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I am reading an article "Differential Equations: Not just a bag of tricks" in the mathematics magazine. The author has given elementary examples of symmetry ($y=x^2$ symmetric about $y$ axis, $y=x^3$ symmetric about origin, $y=\sin x$ symmetric in translation by $2\pi$) and then proceeds to define:

These transformations are symmetries of $f$ because they map the graph of $f$ to itself. In general, for a function $f : \mathbb{R} \rightarrow \mathbb{R}$ , a symmetry of $f$ is a continuous map from $\mathbb{R}^2$ to $\mathbb{R}^2$ that maps the graph of $f$ to itself and has a continuous inverse.

I do not understand why the introduction of $\mathbb{R}^2$ was needed and why the inverse was mentioned. Moreover, what is the importance of stressing continuous. Thank you.

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The graph $G$ of $f$ is by definition a subset of the plane: $G=\{(x,y);y=f(x)\}$. – Did Jun 8 '11 at 14:33
Although most mathematics can be based on set-theory, this is unfitting the tag. I'm not sure that the [functions] tag can stand for itself, but I'm not sure what can be added instead. – Asaf Karagila Jun 8 '11 at 14:40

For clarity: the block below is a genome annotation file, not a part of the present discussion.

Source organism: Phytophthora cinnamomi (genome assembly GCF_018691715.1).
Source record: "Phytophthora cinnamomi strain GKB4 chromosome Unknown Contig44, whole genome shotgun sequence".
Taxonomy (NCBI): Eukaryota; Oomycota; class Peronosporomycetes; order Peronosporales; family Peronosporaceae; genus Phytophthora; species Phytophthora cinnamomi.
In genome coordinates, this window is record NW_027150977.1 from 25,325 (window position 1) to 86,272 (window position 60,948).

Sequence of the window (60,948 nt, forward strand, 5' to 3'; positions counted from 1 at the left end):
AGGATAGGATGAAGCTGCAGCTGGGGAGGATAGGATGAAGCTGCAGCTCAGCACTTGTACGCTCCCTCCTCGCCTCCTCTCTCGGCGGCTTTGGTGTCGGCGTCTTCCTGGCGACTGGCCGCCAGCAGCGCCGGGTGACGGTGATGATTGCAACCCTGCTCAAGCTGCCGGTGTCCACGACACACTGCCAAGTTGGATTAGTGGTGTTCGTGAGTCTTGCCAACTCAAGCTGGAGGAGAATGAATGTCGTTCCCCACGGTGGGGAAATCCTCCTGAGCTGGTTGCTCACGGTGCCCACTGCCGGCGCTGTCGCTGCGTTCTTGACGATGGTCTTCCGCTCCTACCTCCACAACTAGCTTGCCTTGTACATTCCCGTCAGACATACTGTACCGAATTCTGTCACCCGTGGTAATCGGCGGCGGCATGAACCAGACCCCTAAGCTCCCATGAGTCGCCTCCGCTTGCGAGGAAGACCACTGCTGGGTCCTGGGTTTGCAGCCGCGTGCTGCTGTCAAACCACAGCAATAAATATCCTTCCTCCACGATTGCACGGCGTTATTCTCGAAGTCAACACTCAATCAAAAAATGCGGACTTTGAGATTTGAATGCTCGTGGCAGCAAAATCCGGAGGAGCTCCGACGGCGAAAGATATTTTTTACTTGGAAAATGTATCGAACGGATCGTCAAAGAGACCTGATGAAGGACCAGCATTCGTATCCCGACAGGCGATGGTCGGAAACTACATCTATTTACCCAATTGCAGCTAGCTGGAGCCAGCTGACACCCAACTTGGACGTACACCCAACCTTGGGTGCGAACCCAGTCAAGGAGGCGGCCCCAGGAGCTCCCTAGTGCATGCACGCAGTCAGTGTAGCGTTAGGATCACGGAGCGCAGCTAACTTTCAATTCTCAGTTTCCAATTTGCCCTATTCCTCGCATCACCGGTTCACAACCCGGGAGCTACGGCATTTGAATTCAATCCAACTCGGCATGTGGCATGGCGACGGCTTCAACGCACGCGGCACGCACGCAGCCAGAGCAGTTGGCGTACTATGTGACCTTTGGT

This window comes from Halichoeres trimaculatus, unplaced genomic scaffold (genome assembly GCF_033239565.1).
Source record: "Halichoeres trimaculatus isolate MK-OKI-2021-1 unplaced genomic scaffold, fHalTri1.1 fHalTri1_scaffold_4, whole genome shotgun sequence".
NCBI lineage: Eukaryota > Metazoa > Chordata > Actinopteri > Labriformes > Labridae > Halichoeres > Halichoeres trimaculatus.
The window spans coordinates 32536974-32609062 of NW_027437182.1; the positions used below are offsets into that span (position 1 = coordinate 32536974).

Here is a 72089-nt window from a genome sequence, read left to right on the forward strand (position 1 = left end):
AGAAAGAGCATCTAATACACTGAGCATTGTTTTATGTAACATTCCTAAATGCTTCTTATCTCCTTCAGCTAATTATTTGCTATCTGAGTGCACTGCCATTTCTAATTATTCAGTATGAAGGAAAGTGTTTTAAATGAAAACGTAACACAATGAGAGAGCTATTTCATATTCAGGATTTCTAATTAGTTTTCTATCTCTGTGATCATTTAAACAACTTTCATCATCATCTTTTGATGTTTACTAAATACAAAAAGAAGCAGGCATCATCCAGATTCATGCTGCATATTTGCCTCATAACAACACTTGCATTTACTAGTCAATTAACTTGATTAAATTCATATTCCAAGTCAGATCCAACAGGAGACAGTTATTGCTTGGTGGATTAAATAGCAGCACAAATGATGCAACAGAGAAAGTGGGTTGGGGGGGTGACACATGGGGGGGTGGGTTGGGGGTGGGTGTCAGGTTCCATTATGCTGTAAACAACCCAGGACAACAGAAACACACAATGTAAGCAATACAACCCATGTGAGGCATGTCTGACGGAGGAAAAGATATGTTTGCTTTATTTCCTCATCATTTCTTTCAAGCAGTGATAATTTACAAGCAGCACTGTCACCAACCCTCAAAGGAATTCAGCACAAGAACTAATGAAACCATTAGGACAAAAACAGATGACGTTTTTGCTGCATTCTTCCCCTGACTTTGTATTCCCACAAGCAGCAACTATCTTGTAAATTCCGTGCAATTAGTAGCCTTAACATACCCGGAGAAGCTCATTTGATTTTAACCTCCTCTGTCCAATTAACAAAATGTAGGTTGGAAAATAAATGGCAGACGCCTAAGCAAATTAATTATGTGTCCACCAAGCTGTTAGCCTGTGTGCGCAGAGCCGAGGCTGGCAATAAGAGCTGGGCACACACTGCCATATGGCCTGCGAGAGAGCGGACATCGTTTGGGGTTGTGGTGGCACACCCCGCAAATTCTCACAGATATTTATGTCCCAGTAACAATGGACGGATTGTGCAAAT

@Asaf I'd like to know what field of mathematics discusses these things from the start. Perhaps that might settle the tags as well. – kuch nahi Jun 8 '11 at 14:43
up vote 5 down vote accepted

The graph of a function from $X$ to $Y$ is by definition the set of pairs $(x, f(x))$, where $x \in X$ and this is a subset of $X \times Y$ (for a set theorist, the function is the graph). Hence for real-valued functions on $\mathbb{R}$ we get that the graph is a subset of the plane. The continuity is, I suppose, to avoid trivialities: all graphs can be bijectively mapped onto itself by a function of the plane (the all have the same cardinality) and we can extend these maps to bijections of the plane, set-theoretically. So we need to restrict the class of maps that can be considered, or all there would be too many symmetries.

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$\mathbb{R}^2$ is here because we want to discuss transformations of the graph of the function, which lives in $\mathbb{R}^2$.

The inverse and continuous were required in order to limit the class of symmetries to only "natural" ones. Without them, you can have "symmetries" that take the points of the graph, do a complete mix-up of them, and place them again on the graph at a completely random fashion. This is not usually the sort of transformations we are interested in; we want some sort of structure of the geometry of the space (in our case, $\mathbb{R}^2$) to be preserved.

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Thanks. What field of mathematics is this where these kinds of things are discussed on a starter level. (Also, permutations on a discrete set can have no symmetry?) – kuch nahi Jun 8 '11 at 14:38
For discrete sets a different definition of symmetry will be used; context is everything. I'm afraid I can't recommend books that discuss these sorts of things specifically. – Gadi A Jun 8 '11 at 14:40

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